Profits rise by third at Green’s retail empire despite £28m loss on store sale


Taveta Investments, whose brands include Topshop, Dorothy Perkins, Wallis, Burton and Evans, also wrote off £216.8 million on the sale of the failed high street chain.

The accounts cast another light on the financial impact that the £1 sale of BHS to the Retail Acquisitions consortium in March last year had on Sir Philip’s retail group.

According to evidence given to the joint parliamentary committee into the collapse of BHS, which slumped into administration in April after the consortium failed to turn the company around, Arcadia became increasingly determined to stop subsidising BHS.

The rest of the retail group, whose prize asset is Topshop, the youth fashion retailer, remained in rude health. Pre-tax profits increased to £151 million from £118 million and turnover for continuing operations was broadly flat at £2.1 billion for the year to August 29 last year.

Despite the loss on the sale of BHS in the accounts, Sir Philip could recoup about £35 million as a secured creditor of the collapsed chain.

The accounts, published a week before Sir Philip is scheduled to give evidence to MPs over the sale of BHS, also shed light on some of the complicated financial dealings behind the sale.

The joint committee heard on Wednesday that Retail Acquisitions was apparently due to receive £8.5 million from the £45 million sale of Marylebone House, the retailer’s headquarters, to the Dellal family. However, Sir Philip was said to have pulled the deal and sold to a higher bidder for £50 million, compensating Retail Acquisitions with £10 million.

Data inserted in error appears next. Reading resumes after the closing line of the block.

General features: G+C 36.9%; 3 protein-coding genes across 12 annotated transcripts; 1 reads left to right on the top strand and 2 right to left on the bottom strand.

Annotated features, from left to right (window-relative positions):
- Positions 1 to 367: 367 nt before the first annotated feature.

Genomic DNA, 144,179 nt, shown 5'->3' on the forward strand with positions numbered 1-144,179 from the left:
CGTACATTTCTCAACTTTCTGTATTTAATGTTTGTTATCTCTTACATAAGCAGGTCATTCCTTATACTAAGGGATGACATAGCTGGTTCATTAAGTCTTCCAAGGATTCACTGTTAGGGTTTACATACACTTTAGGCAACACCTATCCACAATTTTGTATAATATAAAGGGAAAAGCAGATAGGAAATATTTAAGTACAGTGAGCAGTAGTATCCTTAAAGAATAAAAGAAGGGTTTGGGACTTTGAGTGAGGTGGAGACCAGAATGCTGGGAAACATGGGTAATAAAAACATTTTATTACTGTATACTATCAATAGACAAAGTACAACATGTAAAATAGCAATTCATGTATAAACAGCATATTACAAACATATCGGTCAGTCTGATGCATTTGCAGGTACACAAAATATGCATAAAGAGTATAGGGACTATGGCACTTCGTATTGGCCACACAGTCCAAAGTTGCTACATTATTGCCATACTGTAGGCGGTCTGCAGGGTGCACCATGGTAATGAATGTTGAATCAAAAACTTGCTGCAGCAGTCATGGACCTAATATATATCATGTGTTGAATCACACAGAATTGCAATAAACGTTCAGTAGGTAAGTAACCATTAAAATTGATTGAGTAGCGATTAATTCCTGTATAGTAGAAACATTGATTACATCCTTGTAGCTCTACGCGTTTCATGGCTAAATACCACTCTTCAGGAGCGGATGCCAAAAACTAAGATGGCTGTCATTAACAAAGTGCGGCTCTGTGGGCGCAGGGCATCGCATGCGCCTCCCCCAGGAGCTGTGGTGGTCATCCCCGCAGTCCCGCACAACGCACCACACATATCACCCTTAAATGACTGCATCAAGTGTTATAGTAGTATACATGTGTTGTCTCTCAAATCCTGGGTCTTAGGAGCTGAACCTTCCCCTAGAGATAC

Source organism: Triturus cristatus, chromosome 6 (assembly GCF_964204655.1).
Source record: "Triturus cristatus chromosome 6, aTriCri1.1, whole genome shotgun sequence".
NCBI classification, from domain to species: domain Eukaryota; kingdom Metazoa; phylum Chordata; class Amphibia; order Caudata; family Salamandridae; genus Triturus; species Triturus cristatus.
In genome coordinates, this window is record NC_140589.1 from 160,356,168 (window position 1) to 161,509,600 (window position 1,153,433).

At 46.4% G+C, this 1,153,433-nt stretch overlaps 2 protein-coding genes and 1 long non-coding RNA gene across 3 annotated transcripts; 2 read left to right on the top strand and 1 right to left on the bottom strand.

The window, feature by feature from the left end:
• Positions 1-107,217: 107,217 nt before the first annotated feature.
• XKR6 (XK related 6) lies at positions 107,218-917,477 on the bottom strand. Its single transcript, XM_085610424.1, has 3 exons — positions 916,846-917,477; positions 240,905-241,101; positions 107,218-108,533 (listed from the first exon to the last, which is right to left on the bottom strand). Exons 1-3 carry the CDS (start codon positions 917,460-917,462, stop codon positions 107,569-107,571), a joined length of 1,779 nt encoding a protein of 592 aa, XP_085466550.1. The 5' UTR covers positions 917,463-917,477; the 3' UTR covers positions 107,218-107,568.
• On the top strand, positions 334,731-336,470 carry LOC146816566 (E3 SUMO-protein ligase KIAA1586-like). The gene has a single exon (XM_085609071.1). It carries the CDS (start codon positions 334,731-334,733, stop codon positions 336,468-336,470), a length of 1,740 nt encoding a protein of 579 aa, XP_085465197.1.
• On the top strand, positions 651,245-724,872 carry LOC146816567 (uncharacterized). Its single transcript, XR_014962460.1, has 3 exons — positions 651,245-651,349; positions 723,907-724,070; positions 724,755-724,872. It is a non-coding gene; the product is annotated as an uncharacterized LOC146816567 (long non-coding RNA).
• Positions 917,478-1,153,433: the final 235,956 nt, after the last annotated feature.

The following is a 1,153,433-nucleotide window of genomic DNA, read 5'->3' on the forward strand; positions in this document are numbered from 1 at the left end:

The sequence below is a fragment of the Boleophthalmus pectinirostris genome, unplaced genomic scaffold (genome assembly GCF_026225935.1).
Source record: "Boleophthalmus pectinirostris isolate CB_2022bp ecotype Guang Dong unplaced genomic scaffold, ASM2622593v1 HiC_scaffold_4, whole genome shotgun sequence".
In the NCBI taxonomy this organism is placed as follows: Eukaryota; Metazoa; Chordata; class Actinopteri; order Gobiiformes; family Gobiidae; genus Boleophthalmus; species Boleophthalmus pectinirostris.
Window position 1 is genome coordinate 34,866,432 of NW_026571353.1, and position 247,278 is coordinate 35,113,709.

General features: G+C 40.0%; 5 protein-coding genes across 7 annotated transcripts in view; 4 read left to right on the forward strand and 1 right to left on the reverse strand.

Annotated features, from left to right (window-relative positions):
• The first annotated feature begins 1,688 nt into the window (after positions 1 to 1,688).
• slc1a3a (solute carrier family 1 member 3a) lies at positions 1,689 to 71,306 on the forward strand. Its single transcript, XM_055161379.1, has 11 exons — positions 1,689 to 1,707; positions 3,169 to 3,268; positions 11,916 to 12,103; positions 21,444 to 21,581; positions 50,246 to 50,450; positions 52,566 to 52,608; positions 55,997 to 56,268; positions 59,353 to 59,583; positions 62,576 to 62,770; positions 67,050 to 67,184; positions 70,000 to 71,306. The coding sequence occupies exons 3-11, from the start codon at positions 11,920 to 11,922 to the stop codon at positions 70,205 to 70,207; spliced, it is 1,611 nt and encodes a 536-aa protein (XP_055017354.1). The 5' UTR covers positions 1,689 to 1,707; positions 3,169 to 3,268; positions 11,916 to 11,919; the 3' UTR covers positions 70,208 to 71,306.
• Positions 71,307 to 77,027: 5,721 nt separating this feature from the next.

Taveta’s accounts show that Arcadia bought Marylebone House for £53 million despite Wilton Equity, also controlled by Sir Philip’s family, listing the value at £37.5 million.

Separately, the accounts show that Taveta sold BHS’s Ealing store to Thackeray Estates, controlled by Brett Palos, Sir Philip’s stepson, for £6.9 million days before BHS was sold, despite receiving several offers. The sale price was informed by an independent valuation, the accounts state.

No dividends were paid by Taveta. The payment of more than £400 million of dividends to BHS shareholders in the Noughties, most of which went to Sir Philip’s family, has been at the centre of much of the outrage at circumstances surrounding the failure of BHS.

The Swedish connection

A Swedish associate of Dominic Chappell has been thrust into the limelight over the failure of BHS amid questions about the transfer of £1.5 million out of the business shortly before it collapsed.

Lennart Henningson, who was a director of the Retail Acquisitions consortium, is among those called to appear before MPs who are keen to question him over his ownership of BHS Sweden, which received the funds. Most of the money was paid back after an argument between Mr Chappell, the consortium head, and Darren Topp, BHS’s chief executive, in which Mr Chappell allegedly threatened to kill Mr Topp when he was branded a thief.

Under questioning from Jeremy Quin, MP, on Wednesday, Mr Chappell said that Mr Henningson was the sole owner and director of the company at the time of the transfer.

Mr Quin said last night of the transfer to BHS Sweden: “That is just one of many questions to which we do not yet have a satisfactory answer but which will be pursued.”

Mr Henningson could not be reached for comment.